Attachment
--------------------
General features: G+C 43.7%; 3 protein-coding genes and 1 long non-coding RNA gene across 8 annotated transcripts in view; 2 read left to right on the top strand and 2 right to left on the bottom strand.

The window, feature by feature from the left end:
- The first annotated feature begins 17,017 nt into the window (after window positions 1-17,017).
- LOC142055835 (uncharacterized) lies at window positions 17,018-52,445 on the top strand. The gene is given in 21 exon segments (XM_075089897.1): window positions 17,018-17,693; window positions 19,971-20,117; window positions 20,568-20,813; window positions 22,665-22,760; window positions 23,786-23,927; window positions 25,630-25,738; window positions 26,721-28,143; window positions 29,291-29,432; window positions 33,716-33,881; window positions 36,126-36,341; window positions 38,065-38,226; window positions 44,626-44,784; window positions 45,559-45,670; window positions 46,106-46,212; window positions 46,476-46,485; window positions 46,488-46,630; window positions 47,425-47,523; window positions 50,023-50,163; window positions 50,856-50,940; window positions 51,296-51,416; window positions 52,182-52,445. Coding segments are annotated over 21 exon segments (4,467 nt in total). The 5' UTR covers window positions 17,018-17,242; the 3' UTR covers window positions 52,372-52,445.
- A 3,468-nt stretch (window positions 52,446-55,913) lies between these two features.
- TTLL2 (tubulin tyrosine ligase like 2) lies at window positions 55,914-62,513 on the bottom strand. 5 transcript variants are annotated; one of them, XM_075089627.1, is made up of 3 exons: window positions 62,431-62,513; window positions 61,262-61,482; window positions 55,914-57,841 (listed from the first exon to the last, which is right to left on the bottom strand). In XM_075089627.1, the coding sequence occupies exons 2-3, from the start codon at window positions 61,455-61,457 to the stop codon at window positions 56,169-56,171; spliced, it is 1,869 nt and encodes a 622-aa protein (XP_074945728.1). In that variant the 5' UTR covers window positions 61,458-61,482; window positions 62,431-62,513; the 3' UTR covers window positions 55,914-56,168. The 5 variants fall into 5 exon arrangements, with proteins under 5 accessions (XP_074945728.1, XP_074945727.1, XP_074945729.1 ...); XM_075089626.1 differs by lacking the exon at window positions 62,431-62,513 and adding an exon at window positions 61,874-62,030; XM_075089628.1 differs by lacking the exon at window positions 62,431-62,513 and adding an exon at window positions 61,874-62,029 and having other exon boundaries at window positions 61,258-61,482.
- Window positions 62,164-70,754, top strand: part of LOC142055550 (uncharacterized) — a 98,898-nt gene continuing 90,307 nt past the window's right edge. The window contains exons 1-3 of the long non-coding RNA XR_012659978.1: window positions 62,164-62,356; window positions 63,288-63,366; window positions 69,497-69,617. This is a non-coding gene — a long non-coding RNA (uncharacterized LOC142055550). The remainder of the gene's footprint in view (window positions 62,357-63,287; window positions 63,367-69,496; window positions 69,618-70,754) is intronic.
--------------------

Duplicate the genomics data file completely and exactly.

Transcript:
General features: G+C 43.7%; 3 protein-coding genes and 1 long non-coding RNA gene across 8 annotated transcripts in view; 2 read left to right on the top strand and 2 right to left on the bottom strand.

The window, feature by feature from the left end:
- The first annotated feature begins 17,017 nt into the window (after window positions 1-17,017).
- LOC142055835 (uncharacterized) lies at window positions 17,018-52,445 on the top strand. The gene is given in 21 exon segments (XM_075089897.1): window positions 17,018-17,693; window positions 19,971-20,117; window positions 20,568-20,813; window positions 22,665-22,760; window positions 23,786-23,927; window positions 25,630-25,738; window positions 26,721-28,143; window positions 29,291-29,432; window positions 33,716-33,881; window positions 36,126-36,341; window positions 38,065-38,226; window positions 44,626-44,784; window positions 45,559-45,670; window positions 46,106-46,212; window positions 46,476-46,485; window positions 46,488-46,630; window positions 47,425-47,523; window positions 50,023-50,163; window positions 50,856-50,940; window positions 51,296-51,416; window positions 52,182-52,445. Coding segments are annotated over 21 exon segments (4,467 nt in total). The 5' UTR covers window positions 17,018-17,242; the 3' UTR covers window positions 52,372-52,445.
- A 3,468-nt stretch (window positions 52,446-55,913) lies between these two features.
- TTLL2 (tubulin tyrosine ligase like 2) lies at window positions 55,914-62,513 on the bottom strand. 5 transcript variants are annotated; one of them, XM_075089627.1, is made up of 3 exons: window positions 62,431-62,513; window positions 61,262-61,482; window positions 55,914-57,841 (listed from the first exon to the last, which is right to left on the bottom strand). In XM_075089627.1, the coding sequence occupies exons 2-3, from the start codon at window positions 61,455-61,457 to the stop codon at window positions 56,169-56,171; spliced, it is 1,869 nt and encodes a 622-aa protein (XP_074945728.1). In that variant the 5' UTR covers window positions 61,458-61,482; window positions 62,431-62,513; the 3' UTR covers window positions 55,914-56,168. The 5 variants fall into 5 exon arrangements, with proteins under 5 accessions (XP_074945728.1, XP_074945727.1, XP_074945729.1 ...); XM_075089626.1 differs by lacking the exon at window positions 62,431-62,513 and adding an exon at window positions 61,874-62,030; XM_075089628.1 differs by lacking the exon at window positions 62,431-62,513 and adding an exon at window positions 61,874-62,029 and having other exon boundaries at window positions 61,258-61,482.
- Window positions 62,164-70,754, top strand: part of LOC142055550 (uncharacterized) — a 98,898-nt gene continuing 90,307 nt past the window's right edge. The window contains exons 1-3 of the long non-coding RNA XR_012659978.1: window positions 62,164-62,356; window positions 63,288-63,366; window positions 69,497-69,617. This is a non-coding gene — a long non-coding RNA (uncharacterized LOC142055550). The remainder of the gene's footprint in view (window positions 62,357-63,287; window positions 63,367-69,496; window positions 69,618-70,754) is intronic.